I need help with a translation from (what I think is) Dutch or Danish, to English. I’m not asking for someone to write a translation for me, although that would be terrific and I’d owe you a big one. I’ve tried Google Translation and it doesn’t work. Has anyone used an online translation service or software successfully? Free would be wonderful but I’d pay if it was a one-time purchase and not a monthly subscription. If you can identify what language this is, it would be a huge help. Thanks so much.
I cannot find fault with cats who love wool. Still, I sometimes get frustrated by a certain cat in my life who loves to either lay on my knitting WHILE I’m knitting, climb into one of several knitting baskets I have around my home, or play with my knitting.
I share the love and set up cat traps.
Cats love getting inside of anything; mine are typical in that any box left lying around gets climbed into and maybe even slept in. So boxes make good traps. Any box will do.
However, sometimes it’s the wool that is the lure, and boxes won’t do. When it is time to play, how can I fault a creature that loves the same toys as I do?
When all else fails, my cat reminds me of my works-in-progress. I find scenes like this almost every morning. (I tried to leave the photo dark so I can hide how badly I need to vacuum – fail. Stupid flash.)
Today is a perfect weekend day. It’s not just rainy, but blustery, with moments of almost-sunshine alternating with torrential downpour. I’m wearing my new turquoise knitted felted slippers while I knit a different felted knitted slipper for the man of the house.
I’m eating a warmed-up leftover pork tamale with homemade taco sauce, while reading All The Light We Cannot See by Anthony Doerr. What an amazing book. I want to share it with my granddaughter when she is older, so she can see how you can be a scientist AND an artist….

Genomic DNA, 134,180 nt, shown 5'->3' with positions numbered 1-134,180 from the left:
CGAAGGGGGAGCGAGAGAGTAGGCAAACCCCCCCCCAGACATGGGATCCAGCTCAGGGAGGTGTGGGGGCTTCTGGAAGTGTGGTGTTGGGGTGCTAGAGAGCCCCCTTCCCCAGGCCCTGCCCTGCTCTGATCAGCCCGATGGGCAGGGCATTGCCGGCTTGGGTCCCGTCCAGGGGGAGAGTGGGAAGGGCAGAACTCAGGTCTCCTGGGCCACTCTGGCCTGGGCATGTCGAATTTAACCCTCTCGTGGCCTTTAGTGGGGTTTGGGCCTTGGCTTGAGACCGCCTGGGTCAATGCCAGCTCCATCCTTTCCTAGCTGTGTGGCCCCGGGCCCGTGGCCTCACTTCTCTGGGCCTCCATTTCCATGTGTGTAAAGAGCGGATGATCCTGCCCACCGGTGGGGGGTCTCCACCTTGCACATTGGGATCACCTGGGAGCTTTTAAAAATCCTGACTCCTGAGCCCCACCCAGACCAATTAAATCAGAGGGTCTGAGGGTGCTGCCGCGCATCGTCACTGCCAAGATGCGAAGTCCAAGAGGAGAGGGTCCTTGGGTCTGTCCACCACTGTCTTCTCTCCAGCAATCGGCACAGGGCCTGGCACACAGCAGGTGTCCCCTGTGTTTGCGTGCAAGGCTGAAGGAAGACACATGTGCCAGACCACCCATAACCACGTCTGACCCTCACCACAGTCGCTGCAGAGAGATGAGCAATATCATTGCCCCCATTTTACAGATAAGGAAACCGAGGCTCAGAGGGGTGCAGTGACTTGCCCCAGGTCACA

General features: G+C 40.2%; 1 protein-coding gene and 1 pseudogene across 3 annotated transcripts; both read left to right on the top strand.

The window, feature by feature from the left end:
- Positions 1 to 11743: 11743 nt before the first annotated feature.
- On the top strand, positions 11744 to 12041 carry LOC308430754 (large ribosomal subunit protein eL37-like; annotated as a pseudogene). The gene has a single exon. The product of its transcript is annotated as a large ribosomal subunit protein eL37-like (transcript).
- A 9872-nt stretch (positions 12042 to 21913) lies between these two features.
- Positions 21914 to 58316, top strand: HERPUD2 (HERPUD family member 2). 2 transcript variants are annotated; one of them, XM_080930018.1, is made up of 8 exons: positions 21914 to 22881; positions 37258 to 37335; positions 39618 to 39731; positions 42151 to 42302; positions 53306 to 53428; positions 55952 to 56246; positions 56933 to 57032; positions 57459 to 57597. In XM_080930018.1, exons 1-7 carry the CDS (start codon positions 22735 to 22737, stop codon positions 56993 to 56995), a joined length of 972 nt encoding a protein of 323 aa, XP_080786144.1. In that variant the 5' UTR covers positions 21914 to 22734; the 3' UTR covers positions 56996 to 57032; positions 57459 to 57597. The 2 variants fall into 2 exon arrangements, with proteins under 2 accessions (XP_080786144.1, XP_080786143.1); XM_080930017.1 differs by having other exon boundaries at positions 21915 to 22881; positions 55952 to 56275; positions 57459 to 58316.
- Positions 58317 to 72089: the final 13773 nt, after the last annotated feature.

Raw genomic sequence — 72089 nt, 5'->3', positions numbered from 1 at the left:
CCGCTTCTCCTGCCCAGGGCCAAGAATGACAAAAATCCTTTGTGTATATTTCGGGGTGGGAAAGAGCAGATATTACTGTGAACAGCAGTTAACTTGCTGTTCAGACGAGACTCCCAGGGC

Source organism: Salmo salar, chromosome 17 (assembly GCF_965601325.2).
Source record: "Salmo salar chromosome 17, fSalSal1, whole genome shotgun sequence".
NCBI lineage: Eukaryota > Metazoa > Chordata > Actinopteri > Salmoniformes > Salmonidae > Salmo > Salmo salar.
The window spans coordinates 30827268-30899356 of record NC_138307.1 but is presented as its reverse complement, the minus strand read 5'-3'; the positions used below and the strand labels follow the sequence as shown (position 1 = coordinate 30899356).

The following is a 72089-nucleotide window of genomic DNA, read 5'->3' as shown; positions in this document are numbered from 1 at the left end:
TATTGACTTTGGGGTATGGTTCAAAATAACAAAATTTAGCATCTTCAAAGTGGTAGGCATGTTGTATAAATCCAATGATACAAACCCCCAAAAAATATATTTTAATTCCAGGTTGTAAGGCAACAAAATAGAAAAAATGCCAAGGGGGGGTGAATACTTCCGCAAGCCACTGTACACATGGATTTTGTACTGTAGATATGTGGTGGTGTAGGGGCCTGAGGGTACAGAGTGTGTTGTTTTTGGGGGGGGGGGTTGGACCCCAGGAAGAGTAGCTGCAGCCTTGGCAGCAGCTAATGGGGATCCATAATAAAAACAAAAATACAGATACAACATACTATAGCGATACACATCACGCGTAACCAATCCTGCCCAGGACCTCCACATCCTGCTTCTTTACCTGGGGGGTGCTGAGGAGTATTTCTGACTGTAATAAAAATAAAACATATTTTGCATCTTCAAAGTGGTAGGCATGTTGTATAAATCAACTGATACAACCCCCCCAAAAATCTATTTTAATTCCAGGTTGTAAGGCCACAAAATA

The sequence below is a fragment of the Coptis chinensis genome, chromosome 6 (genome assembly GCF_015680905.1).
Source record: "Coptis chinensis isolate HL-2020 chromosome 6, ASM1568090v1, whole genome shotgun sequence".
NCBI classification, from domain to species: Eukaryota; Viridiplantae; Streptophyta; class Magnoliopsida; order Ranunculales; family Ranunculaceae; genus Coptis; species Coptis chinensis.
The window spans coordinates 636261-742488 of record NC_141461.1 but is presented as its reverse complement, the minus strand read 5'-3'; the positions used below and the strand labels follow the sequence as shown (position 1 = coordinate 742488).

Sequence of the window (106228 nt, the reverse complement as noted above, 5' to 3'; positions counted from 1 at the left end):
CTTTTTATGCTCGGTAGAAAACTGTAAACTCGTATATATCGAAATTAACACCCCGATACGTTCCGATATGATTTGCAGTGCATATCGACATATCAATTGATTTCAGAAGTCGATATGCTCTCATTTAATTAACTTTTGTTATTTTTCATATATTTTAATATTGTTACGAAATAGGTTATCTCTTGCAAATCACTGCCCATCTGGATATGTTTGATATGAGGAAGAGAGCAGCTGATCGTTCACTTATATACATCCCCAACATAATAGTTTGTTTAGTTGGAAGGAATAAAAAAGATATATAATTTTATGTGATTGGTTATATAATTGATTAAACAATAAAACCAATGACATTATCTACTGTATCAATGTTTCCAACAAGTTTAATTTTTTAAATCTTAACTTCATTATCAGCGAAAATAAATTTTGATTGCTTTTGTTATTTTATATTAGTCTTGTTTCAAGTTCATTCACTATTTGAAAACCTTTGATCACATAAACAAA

You know you’re OCD when you’re knitting a dishcloth and you frog it 3 times. I mean really, a dishcloth? Who cares?
Apparently, I do. But I finally got it right and it’s almost done. I just need to learn to read (and comprehend what I’m reading.)
At any rate, if you’re like me and you can’t just knit, read, or watch a movie, knitting a dishcloth will keep your hands occupied while your eyes are elsewhere, if it’s a simple enough pattern.
Knit Picks has come to our aid with a year’s worth of free knitting and crochet patterns that will help you bust your cotton yarn stash while keeping your hands busy. Actually, we’re into Year #2 of 53 Weeks of Free Dishcloth Patterns.
Dishcloths are underwhelming until you’ve used a homemade one. I have a daughter in law that can’t get enough of them. I keep a pile of them around for gifts for house guests and for that birthday that creeps up on you before you know it.